Eastern Kentucky University’s Board of Regents approved an 8 percent increase in tuition for the 2008-09 school year the same day the president of the state Council on Postsecondary Education announced tuition proposals will be scrutinized.

With three regents absent, the board voted 8-0 Tuesday in favor of the tuition increase, which still must be approved by the CPE.

The tuition per semester would include: a $228 increase — from $2,841 to $3,069 — for resident undergraduate students; a $615 increase — from $7,691 to $8,306 — for non-resident undergraduates; and a $356 increase — from $4,442 to $4,798 — for targeted undergraduate students.

For graduate students, the tuition would include: a $246 increase — from $3,070 to $3,316 — for resident students; a $674 increase — from $8,419 to $9,093 — for non-residents; and a $384 increase — from $4,801 to $5,185 — for targeted graduate students.

“We wish it could be smaller,” EKU President Doug Whitlock said about the increase.

Institutions across the state have passed or are proposing tuition increases to offset 3 percent in cuts in state appropriations each of the next two years.

The cuts could have been deeper for universities if Gov. Steve Beshear’s original budget proposal, including 12 percent cuts over the two-year-period, would have been passed by the General Assembly.

“Am I content that 3 percent was the best they could do with the resources? Yes,” Whitlock said. “But, am I satisfied with the outcome? No.”

The state CPE had requested for EKU a 6.8 percent increase or $5.4 million more in general fund appropriation from the state from the previous year.

However, EKU actually will receive 5.7 percent less or a decrease of $4.5 million for 2008-09 than last year.

EKU’s tuition increase would produce an additional $7.3 million in revenue received from tuition and fees for a total of $99.3 million.

CPE President Brad Cowgill announced Tuesday that there is a strong consensus among council members that favors a conservative approach to tuition growth in order to maintain college affordability and progress toward the state’s goal of doubling the number of college degree holders by 2020.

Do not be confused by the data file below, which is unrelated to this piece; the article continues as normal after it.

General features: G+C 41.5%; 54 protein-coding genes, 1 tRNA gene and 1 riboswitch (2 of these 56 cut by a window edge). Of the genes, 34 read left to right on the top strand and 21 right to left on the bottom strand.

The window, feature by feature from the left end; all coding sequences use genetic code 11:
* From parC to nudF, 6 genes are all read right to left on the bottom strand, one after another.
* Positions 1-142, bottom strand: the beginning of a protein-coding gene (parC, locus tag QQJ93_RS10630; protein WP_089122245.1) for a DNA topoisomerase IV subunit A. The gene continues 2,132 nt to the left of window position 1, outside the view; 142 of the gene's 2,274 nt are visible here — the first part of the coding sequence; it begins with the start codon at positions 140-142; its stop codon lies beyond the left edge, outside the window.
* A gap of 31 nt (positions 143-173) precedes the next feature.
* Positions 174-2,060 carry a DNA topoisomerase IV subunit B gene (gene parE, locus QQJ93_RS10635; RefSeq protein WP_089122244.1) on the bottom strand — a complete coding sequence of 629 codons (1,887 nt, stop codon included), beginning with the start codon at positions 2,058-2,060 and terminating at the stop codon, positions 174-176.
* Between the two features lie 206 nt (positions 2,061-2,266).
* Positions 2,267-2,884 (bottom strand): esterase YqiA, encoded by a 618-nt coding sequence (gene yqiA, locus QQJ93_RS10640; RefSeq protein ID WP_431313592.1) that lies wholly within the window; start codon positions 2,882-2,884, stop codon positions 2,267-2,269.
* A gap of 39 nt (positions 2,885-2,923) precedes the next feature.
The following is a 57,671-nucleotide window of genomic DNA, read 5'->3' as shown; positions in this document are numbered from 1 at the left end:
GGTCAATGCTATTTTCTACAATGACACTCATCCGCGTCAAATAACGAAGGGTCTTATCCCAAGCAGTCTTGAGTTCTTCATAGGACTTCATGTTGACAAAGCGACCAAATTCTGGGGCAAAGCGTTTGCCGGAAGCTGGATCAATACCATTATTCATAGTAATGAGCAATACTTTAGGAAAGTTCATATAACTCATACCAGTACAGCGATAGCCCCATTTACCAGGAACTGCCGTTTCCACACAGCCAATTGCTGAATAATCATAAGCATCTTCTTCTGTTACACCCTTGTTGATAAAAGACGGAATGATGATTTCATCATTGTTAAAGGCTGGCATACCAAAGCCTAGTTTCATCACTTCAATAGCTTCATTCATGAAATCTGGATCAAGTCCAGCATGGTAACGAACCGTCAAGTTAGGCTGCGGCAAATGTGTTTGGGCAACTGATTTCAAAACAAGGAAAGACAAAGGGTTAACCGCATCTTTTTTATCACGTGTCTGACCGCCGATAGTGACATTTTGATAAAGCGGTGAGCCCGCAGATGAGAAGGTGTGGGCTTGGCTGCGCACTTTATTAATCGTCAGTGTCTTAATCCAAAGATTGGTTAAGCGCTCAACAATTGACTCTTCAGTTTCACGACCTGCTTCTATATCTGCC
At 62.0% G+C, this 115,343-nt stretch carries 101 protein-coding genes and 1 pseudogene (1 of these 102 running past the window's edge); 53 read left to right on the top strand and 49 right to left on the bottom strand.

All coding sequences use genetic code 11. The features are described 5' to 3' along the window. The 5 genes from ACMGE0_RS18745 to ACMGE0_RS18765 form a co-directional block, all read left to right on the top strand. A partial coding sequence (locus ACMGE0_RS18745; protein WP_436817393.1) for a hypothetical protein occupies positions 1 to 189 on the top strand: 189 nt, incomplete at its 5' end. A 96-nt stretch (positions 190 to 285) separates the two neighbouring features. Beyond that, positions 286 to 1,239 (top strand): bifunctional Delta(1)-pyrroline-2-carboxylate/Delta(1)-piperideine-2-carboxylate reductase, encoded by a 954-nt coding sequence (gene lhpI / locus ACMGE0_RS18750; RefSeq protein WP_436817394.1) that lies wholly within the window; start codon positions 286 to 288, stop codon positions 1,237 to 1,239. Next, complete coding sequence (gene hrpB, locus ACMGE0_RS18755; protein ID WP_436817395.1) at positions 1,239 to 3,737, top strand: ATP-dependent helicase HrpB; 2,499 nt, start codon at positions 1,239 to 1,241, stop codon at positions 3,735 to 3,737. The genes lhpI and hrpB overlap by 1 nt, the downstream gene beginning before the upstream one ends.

“This is a time of fiscal constraint all across the state, in both the public and private sectors,” he said. “The council will be working with the institutions to manage costs, improve quality and maintain affordability.

EKU and other institutions will supply CPE with tuition proposals by Friday and open hearings on the proposals will be conducted Wednesday, April 30, and Thursday, May 1, in Frankfort.

Kentucky’s postsecondary education system has increased undergraduate tuition rates at the average rate of approximately 10 percent per year for the past 10 consecutive years, a rate about three times greater than the rate of inflation, Cowgill said.

Currently, tuition generates more than $1 billion per year, an amount roughly equal to general fund appropriations, he said.

“There are no villains in this story,” Cowgill said. “Tuition has increased in recent years partly because general fund support has not kept pace with postsecondary education costs, but the rates of increase we have seen in recent years are not sustainable and the council is prepared to recognize that fact.”

EKU Regent Craig Turner, chair of the finance and planning committee, said the university has “an outstanding case to show that we’ve been diligent in what we’ve done” (with the tuition increase.)